The lights go down. There’s a crowd eagerly awaiting to hear your music. You and your bandmates are filled with a nervous energy, not debilitating, but electric. It’s your time. You take a deep breath and know that it’s time: Showtime. Every musician dreams about playing live, the thrill of exposing your music to new fans. The all encompassing warmth that comes with audience adoration. You’ve put in time at practice, going over and over material until it’s tightly constructed, played by a band that has become a well-oiled machine. You’re ready to play live, you’re looking for venues. I’ve been playing the drums for over 15 years and booking paying gigs for 10 years. I’ve seen the good, the bad and the ugly of lining up shows, and I’m here to share some insights for those of you who are looking to get out and play.
- Unity – Ensure that there is a common vision for what exactly your band wants to accomplish, then ensure that all members are fully on board with that vision. Nothing derails a band like a disengaged member or two. Remember, this is a big step for everyone.
- Material – How much material does your band have? How much time can you reasonably be expected to cover? This is very important to know when booking because a venue looking to fill 3 hours will not be a good fit if your band only has enough material for 45 minutes.
- Record a demo – Pretty much any venue owner/manager is going to want to know one thing: What do you sound like? Put together two or three songs that showcase exactly what your band brings to the table. Don’t feel the need to send an LPs worth of music, just enough to get their interest. Be sure to check the venue’s website to find out how they like submissions to be made.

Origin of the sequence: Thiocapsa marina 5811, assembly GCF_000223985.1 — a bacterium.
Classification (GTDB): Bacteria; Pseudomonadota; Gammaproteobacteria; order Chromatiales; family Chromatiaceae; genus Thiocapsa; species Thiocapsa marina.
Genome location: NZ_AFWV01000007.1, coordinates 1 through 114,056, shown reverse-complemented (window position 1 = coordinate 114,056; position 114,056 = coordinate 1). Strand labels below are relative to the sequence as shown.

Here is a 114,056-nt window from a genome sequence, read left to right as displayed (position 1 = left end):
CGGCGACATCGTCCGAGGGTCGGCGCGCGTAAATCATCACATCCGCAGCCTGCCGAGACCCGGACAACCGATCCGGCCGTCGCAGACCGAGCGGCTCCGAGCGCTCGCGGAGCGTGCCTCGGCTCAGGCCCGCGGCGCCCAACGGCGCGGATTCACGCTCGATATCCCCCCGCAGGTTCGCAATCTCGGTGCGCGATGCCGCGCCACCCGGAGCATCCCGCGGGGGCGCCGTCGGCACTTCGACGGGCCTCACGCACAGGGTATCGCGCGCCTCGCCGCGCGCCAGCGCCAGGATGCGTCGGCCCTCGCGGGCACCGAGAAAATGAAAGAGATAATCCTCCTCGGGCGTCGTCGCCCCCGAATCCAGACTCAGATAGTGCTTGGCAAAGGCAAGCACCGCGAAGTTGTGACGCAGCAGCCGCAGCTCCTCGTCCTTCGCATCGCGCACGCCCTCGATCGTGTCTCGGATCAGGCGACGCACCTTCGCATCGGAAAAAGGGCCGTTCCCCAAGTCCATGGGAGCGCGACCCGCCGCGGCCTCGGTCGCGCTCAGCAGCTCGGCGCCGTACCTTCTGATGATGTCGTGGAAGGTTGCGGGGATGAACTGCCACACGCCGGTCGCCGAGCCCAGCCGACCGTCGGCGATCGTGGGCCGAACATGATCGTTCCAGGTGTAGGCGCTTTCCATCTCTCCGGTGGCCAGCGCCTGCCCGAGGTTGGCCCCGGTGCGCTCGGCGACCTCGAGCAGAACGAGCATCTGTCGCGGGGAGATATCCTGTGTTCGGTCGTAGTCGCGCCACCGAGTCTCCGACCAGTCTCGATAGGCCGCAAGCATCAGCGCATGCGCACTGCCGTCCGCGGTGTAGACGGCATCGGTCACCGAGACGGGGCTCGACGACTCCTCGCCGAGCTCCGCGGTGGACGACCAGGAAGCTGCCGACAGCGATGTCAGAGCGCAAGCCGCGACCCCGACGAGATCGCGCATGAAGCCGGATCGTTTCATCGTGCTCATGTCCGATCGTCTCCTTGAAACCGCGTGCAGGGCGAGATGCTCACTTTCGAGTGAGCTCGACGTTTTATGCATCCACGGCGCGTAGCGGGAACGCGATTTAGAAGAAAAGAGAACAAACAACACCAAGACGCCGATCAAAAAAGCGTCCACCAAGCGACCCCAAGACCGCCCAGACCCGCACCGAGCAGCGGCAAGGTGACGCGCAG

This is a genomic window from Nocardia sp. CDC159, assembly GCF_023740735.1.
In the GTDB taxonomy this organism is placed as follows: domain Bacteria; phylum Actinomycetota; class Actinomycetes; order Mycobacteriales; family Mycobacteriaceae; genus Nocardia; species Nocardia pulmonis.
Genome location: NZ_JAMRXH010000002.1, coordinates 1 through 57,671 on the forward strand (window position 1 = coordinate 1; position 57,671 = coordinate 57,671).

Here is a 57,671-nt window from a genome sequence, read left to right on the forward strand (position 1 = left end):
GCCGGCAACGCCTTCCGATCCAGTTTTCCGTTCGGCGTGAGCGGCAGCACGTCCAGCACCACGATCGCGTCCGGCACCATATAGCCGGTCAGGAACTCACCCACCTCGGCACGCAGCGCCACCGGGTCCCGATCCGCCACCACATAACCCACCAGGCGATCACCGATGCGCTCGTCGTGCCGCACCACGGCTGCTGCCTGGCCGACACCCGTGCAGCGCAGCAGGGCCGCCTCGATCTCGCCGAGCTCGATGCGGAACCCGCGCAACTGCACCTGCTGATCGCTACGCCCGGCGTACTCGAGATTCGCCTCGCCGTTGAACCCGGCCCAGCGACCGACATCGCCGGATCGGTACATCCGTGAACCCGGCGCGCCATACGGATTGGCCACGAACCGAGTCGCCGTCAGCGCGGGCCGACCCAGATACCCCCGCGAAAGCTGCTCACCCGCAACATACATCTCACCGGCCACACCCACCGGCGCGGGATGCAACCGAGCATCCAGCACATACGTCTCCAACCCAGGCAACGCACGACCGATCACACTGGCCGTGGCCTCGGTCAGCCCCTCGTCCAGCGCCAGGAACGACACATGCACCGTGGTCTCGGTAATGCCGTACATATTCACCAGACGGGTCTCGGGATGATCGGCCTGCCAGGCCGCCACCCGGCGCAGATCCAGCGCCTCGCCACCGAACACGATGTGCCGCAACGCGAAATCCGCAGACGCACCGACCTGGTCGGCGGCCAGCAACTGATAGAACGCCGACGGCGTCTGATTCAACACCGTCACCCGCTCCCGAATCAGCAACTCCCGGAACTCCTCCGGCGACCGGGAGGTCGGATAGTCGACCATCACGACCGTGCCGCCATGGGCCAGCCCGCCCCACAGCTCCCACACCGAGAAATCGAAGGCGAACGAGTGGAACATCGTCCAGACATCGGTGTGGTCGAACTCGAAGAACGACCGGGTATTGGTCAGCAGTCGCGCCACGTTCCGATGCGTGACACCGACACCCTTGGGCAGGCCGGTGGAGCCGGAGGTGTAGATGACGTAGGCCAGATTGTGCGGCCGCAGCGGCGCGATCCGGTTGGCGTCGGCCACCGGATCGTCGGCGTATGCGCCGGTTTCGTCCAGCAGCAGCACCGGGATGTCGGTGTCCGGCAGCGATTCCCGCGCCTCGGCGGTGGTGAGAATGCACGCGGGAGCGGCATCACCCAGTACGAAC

- Get to know the logistics – Once you have an open line of communication with a venue, get all of the information that you can. How long do they expect you to play for? Will there be a cover charge? Is there is a minimum age for attendance? Do they have a PA? Do they have a dedicated sound guy? Get as much information as you can so that you can prepare as fully as possible. Also, remember to stay completely professional throughout your interaction with the venue.
- Get to know the venue – If the venue is relatively close, ask the owner/manager if there is an acceptable time for you and another bandmate to stop by for a look. See where you’ll be loading/unloading, if there is a staging area (provided you are playing with other bands), get to know the layout with the PA (if available) and the electrical outlets onstage. Get a feel for the stage and how much space is allowed. One more than one occasion, I had to pare down my drums to accommodate a smaller state. Also, this gives you a chance to meet your contact face to face and woo them with your professionalism.
- Money – Ah yes, here it is. While I do share the lovely artistic sentiment that the art is above money, don’t forget to discussion of pay. Some venues will offer a flat rate while others will offer a percentage of the door (which can be very iffy if the attendance at the venue has been spotty). Tip jars can go a long way too, especially when you knock the socks off of a crowd. On the flip-side, you also need to consider your costs: Gas, food, lodging(if needed). Always look at both sides of the financial picture.
- Transportation – Does your band have the resources to transport each member along with all of the required gear? If so, is the transportation reliable? Consider the mileage and the added wear and tear of hauling around a load of musicians, instruments and other accoutrements. Even in this age of every 9 year old owning an iPhone, no one wants to be stranded heading to or from a gig.
- Promotion – Once all of the logistics are set, you’re ready to move on to the most important part of preparation: Advertise! If your band has an online following, be sure to promote amongst them with fervor and regularity. You can go old-school and make up some flyers as well, those these should only supplement your campaign, not be the source of it. Work in conjunction with the venue to ensure the highest level of saturation for advertising your show. Remember, it is in the best interests of your band AND the venue to have the highest possible turnout.
Once you have covered everything comfortably, book a show, promote the ever-loving heck out of it…Once you have loaded in your gear, set-up and are ready to play, remember the one overriding factor that you MUST do to have a successful show: HAVE FUN!!! I wish you all the best. Your audience awaits!